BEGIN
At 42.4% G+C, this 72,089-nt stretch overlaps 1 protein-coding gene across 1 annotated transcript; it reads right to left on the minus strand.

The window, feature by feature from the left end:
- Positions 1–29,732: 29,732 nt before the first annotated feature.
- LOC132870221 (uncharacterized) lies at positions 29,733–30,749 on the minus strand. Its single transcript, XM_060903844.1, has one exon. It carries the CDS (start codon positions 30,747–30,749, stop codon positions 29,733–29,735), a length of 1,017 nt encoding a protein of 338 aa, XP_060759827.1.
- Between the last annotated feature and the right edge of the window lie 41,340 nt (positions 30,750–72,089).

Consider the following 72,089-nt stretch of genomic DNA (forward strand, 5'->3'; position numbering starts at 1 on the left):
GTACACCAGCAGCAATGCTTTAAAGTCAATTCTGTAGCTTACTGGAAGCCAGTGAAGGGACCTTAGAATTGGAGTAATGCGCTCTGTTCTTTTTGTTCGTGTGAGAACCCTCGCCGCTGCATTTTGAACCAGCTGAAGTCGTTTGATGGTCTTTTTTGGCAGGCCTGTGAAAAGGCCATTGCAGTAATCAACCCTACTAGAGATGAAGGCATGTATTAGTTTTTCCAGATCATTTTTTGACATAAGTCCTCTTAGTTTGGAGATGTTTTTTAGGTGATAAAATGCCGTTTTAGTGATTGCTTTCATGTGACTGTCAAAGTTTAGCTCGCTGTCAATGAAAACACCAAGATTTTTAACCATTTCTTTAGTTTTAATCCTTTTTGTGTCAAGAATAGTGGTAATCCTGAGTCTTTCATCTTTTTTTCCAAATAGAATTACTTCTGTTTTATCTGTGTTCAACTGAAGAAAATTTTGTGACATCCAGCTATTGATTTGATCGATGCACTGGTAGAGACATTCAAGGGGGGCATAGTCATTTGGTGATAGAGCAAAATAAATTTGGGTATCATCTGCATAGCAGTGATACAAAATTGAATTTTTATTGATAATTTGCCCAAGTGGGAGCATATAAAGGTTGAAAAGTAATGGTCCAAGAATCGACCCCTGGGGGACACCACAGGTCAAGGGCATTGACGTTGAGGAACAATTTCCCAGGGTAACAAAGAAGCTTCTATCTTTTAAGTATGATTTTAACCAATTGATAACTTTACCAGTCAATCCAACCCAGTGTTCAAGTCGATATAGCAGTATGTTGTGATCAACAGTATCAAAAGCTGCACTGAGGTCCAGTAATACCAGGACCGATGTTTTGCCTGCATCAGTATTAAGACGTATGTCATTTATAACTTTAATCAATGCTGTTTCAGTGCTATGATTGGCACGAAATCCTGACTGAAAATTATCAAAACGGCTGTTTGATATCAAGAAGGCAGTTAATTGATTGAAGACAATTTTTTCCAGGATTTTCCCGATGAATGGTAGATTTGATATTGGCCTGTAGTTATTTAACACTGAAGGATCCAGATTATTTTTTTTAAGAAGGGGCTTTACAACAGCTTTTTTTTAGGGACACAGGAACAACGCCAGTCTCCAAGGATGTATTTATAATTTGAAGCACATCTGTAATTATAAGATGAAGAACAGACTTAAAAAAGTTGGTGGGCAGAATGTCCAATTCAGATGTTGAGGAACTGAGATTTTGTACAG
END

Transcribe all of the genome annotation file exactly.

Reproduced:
At 42.4% G+C, this 72,089-nt stretch overlaps 1 protein-coding gene across 1 annotated transcript; it reads right to left on the minus strand.

The window, feature by feature from the left end:
- Positions 1–29,732: 29,732 nt before the first annotated feature.
- LOC132870221 (uncharacterized) lies at positions 29,733–30,749 on the minus strand. Its single transcript, XM_060903844.1, has one exon. It carries the CDS (start codon positions 30,747–30,749, stop codon positions 29,733–29,735), a length of 1,017 nt encoding a protein of 338 aa, XP_060759827.1.
- Between the last annotated feature and the right edge of the window lie 41,340 nt (positions 30,750–72,089).

Consider the following 72,089-nt stretch of genomic DNA (forward strand, 5'->3'; position numbering starts at 1 on the left):
GTACACCAGCAGCAATGCTTTAAAGTCAATTCTGTAGCTTACTGGAAGCCAGTGAAGGGACCTTAGAATTGGAGTAATGCGCTCTGTTCTTTTTGTTCGTGTGAGAACCCTCGCCGCTGCATTTTGAACCAGCTGAAGTCGTTTGATGGTCTTTTTTGGCAGGCCTGTGAAAAGGCCATTGCAGTAATCAACCCTACTAGAGATGAAGGCATGTATTAGTTTTTCCAGATCATTTTTTGACATAAGTCCTCTTAGTTTGGAGATGTTTTTTAGGTGATAAAATGCCGTTTTAGTGATTGCTTTCATGTGACTGTCAAAGTTTAGCTCGCTGTCAATGAAAACACCAAGATTTTTAACCATTTCTTTAGTTTTAATCCTTTTTGTGTCAAGAATAGTGGTAATCCTGAGTCTTTCATCTTTTTTTCCAAATAGAATTACTTCTGTTTTATCTGTGTTCAACTGAAGAAAATTTTGTGACATCCAGCTATTGATTTGATCGATGCACTGGTAGAGACATTCAAGGGGGGCATAGTCATTTGGTGATAGAGCAAAATAAATTTGGGTATCATCTGCATAGCAGTGATACAAAATTGAATTTTTATTGATAATTTGCCCAAGTGGGAGCATATAAAGGTTGAAAAGTAATGGTCCAAGAATCGACCCCTGGGGGACACCACAGGTCAAGGGCATTGACGTTGAGGAACAATTTCCCAGGGTAACAAAGAAGCTTCTATCTTTTAAGTATGATTTTAACCAATTGATAACTTTACCAGTCAATCCAACCCAGTGTTCAAGTCGATATAGCAGTATGTTGTGATCAACAGTATCAAAAGCTGCACTGAGGTCCAGTAATACCAGGACCGATGTTTTGCCTGCATCAGTATTAAGACGTATGTCATTTATAACTTTAATCAATGCTGTTTCAGTGCTATGATTGGCACGAAATCCTGACTGAAAATTATCAAAACGGCTGTTTGATATCAAGAAGGCAGTTAATTGATTGAAGACAATTTTTTCCAGGATTTTCCCGATGAATGGTAGATTTGATATTGGCCTGTAGTTATTTAACACTGAAGGATCCAGATTATTTTTTTTAAGAAGGGGCTTTACAACAGCTTTTTTTTAGGGACACAGGAACAACGCCAGTCTCCAAGGATGTATTTATAATTTGAAGCACATCTGTAATTATAAGATGAAGAACAGACTTAAAAAAGTTGGTGGGCAGAATGTCCAATTCAGATGTTGAGGAACTGAGATTTTGTACAG